Which Joe gave his name to ‘sloppy joes’? We look at five interesting sandwiches and their lexical origins.
An instrument with a sharp blade or set of blades, used to remove unwanted hair from the face or body:‘an electric razor’
- ‘They can also hold dad's shaving razors and brushes.’
- ‘He hurried to his own rucksack, where he pulled out a razor.’
- ‘They used an electric razor on me and my back itched for days.’
- ‘Women who want to remove underarm hair should use an electric razor or cream rather than a blade.’
- ‘When he sat down, the barber held a straight razor to his throat and spun the chair.’
- ‘I also tried a disposable straight razor and never got the hang of it.’
- ‘He noticed that men had to constantly sharpen their razors, which would dull after only a few uses.’
- ‘In 1901, Gillette introduced his double-edged bladed disposable safety razor.’
- ‘The equation is simple: pets plus kids plus safety razors equals a damn good time!’
- ‘Disposable razors are very sharp and you can just throw them away when they're done.’
- ‘The advent of safety razors has rendered local barbers jobless.’
- ‘She pulled the razor away from her wrist and put it back in the basket.’
- ‘She went to her bag and pulled out a small hand-held manual razor.’
- ‘Sitting in the tub I grabbed my razor, and held it in my hand.’
- ‘Feo eventually looked healthy and happy, especially once I had trimmed his fur with a shaving razor.’
- ‘Some people will be giving away the razors to sell the blades.’
- ‘I've been using an electric razor for over a decade now, only been replaced once.’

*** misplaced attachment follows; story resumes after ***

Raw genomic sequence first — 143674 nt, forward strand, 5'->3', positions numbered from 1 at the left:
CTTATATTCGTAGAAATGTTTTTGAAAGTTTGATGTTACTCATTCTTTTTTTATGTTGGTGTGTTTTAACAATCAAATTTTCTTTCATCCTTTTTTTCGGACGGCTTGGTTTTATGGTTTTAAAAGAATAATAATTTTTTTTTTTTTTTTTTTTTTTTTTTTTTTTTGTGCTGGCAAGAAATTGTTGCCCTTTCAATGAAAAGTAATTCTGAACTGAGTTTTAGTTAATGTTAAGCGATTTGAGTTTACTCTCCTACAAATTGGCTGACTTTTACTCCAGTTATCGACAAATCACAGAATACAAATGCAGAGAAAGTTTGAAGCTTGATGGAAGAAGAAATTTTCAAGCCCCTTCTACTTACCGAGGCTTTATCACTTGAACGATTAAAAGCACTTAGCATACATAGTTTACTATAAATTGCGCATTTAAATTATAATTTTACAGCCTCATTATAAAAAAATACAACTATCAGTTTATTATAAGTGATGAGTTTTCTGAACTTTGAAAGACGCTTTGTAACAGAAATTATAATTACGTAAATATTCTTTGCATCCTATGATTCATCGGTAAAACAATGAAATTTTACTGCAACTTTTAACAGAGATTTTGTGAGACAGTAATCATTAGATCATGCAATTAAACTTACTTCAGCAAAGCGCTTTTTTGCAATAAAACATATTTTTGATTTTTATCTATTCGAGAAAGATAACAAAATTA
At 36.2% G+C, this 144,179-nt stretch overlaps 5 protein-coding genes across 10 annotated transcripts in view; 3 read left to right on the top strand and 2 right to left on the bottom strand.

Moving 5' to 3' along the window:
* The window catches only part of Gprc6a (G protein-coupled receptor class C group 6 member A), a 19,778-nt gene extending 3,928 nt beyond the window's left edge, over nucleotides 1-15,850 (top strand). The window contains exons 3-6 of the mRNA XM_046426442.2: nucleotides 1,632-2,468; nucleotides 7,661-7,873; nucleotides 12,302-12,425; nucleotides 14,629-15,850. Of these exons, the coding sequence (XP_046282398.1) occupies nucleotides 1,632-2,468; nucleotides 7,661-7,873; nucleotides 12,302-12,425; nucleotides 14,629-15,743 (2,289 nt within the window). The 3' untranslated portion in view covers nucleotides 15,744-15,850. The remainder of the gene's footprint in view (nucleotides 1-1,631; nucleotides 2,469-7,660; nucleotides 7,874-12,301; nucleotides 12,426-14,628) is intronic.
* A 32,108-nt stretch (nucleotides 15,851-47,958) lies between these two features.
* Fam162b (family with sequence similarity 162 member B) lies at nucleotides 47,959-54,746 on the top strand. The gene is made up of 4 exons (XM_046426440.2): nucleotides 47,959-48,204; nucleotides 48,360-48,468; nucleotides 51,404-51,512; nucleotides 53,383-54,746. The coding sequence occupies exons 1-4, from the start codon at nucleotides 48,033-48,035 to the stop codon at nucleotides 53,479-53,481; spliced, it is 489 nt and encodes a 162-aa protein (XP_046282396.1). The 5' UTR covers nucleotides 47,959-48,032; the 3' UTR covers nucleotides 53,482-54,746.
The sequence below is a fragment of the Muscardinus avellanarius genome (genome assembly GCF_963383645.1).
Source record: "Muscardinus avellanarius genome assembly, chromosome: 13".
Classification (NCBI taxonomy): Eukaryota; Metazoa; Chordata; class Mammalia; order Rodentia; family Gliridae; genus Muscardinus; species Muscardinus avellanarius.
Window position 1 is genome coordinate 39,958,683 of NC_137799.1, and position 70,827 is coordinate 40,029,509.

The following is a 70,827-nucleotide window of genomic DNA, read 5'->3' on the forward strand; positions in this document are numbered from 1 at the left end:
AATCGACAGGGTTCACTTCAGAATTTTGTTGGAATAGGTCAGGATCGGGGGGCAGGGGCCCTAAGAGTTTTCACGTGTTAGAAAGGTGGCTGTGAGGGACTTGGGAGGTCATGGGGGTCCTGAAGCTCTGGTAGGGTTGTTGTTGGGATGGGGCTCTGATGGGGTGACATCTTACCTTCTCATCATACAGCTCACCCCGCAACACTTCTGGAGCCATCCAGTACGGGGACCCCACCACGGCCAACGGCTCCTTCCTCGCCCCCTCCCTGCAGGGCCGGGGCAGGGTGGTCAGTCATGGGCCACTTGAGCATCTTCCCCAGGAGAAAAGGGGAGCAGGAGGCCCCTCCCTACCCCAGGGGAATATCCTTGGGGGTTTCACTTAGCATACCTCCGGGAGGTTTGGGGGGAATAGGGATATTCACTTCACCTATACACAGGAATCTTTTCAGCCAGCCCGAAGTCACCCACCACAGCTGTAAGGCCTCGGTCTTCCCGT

- ‘He then turns back to the mirror, straight razor in hand.’
- ‘She stared into the bathroom mirror as she held a small razor in her hand.’
- ‘There was soap, and bath gel, even hot lather and a shaving razor.’
Cut with a razor:‘the tapered cut is razored to give movement’
- ‘Top tip to remember for silk carpets: get them to razor off some of the silk across the complete colour range of the carpet and light it with a match.’
- ‘Denise blunt-cut it to just above her shoulders, and then razored the ends to create a wispy effect.’
- ‘So instead I started using an electric razor to shave closely, but gradually got tired of that and just started razoring it again.’
- ‘‘By keeping it short and razoring it, it should help control it,’ said Amy.’
- ‘Her eyes were set to target and razor things and she looked at the object.’
Middle English: from Old French rasor, from raser shave closely (see raze).
We take a look at several popular, though confusing, punctuation marks.
From Afghanistan to Zimbabwe, discover surprising and intriguing language facts from around the globe.
The definitions of ‘buddy’ and ‘bro’ in the OED have recently been revised. We explore their history and increase in popularity.